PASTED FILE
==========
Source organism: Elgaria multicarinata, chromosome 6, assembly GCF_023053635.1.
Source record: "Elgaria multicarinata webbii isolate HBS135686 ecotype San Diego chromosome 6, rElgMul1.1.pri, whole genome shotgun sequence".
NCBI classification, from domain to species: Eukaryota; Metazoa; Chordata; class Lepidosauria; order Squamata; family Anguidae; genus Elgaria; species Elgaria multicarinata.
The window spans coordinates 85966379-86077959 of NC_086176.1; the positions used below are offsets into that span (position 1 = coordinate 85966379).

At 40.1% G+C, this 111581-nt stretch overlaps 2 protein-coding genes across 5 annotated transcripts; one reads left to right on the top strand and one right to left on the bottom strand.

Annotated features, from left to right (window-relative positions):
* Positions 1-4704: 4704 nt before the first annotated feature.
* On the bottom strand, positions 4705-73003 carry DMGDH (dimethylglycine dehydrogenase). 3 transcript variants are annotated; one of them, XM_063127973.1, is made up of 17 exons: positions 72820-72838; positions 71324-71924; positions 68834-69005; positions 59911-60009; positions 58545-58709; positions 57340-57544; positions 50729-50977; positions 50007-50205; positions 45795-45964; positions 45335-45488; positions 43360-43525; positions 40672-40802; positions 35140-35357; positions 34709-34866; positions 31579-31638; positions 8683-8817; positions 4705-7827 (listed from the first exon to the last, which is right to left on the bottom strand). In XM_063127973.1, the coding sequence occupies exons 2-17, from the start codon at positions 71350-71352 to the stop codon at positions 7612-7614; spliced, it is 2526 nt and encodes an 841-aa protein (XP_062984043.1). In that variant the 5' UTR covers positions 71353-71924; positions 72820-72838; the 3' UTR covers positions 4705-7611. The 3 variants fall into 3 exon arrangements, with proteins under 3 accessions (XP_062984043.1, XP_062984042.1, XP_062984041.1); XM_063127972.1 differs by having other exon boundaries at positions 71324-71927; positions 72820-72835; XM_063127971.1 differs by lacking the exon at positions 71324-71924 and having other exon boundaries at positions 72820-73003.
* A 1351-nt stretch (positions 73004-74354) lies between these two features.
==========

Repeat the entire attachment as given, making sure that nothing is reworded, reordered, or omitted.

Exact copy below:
Source organism: Elgaria multicarinata, chromosome 6, assembly GCF_023053635.1.
Source record: "Elgaria multicarinata webbii isolate HBS135686 ecotype San Diego chromosome 6, rElgMul1.1.pri, whole genome shotgun sequence".
NCBI classification, from domain to species: Eukaryota; Metazoa; Chordata; class Lepidosauria; order Squamata; family Anguidae; genus Elgaria; species Elgaria multicarinata.
The window spans coordinates 85966379-86077959 of NC_086176.1; the positions used below are offsets into that span (position 1 = coordinate 85966379).

At 40.1% G+C, this 111581-nt stretch overlaps 2 protein-coding genes across 5 annotated transcripts; one reads left to right on the top strand and one right to left on the bottom strand.

Annotated features, from left to right (window-relative positions):
* Positions 1-4704: 4704 nt before the first annotated feature.
* On the bottom strand, positions 4705-73003 carry DMGDH (dimethylglycine dehydrogenase). 3 transcript variants are annotated; one of them, XM_063127973.1, is made up of 17 exons: positions 72820-72838; positions 71324-71924; positions 68834-69005; positions 59911-60009; positions 58545-58709; positions 57340-57544; positions 50729-50977; positions 50007-50205; positions 45795-45964; positions 45335-45488; positions 43360-43525; positions 40672-40802; positions 35140-35357; positions 34709-34866; positions 31579-31638; positions 8683-8817; positions 4705-7827 (listed from the first exon to the last, which is right to left on the bottom strand). In XM_063127973.1, the coding sequence occupies exons 2-17, from the start codon at positions 71350-71352 to the stop codon at positions 7612-7614; spliced, it is 2526 nt and encodes an 841-aa protein (XP_062984043.1). In that variant the 5' UTR covers positions 71353-71924; positions 72820-72838; the 3' UTR covers positions 4705-7611. The 3 variants fall into 3 exon arrangements, with proteins under 3 accessions (XP_062984043.1, XP_062984042.1, XP_062984041.1); XM_063127972.1 differs by having other exon boundaries at positions 71324-71927; positions 72820-72835; XM_063127971.1 differs by lacking the exon at positions 71324-71924 and having other exon boundaries at positions 72820-73003.
* A 1351-nt stretch (positions 73004-74354) lies between these two features.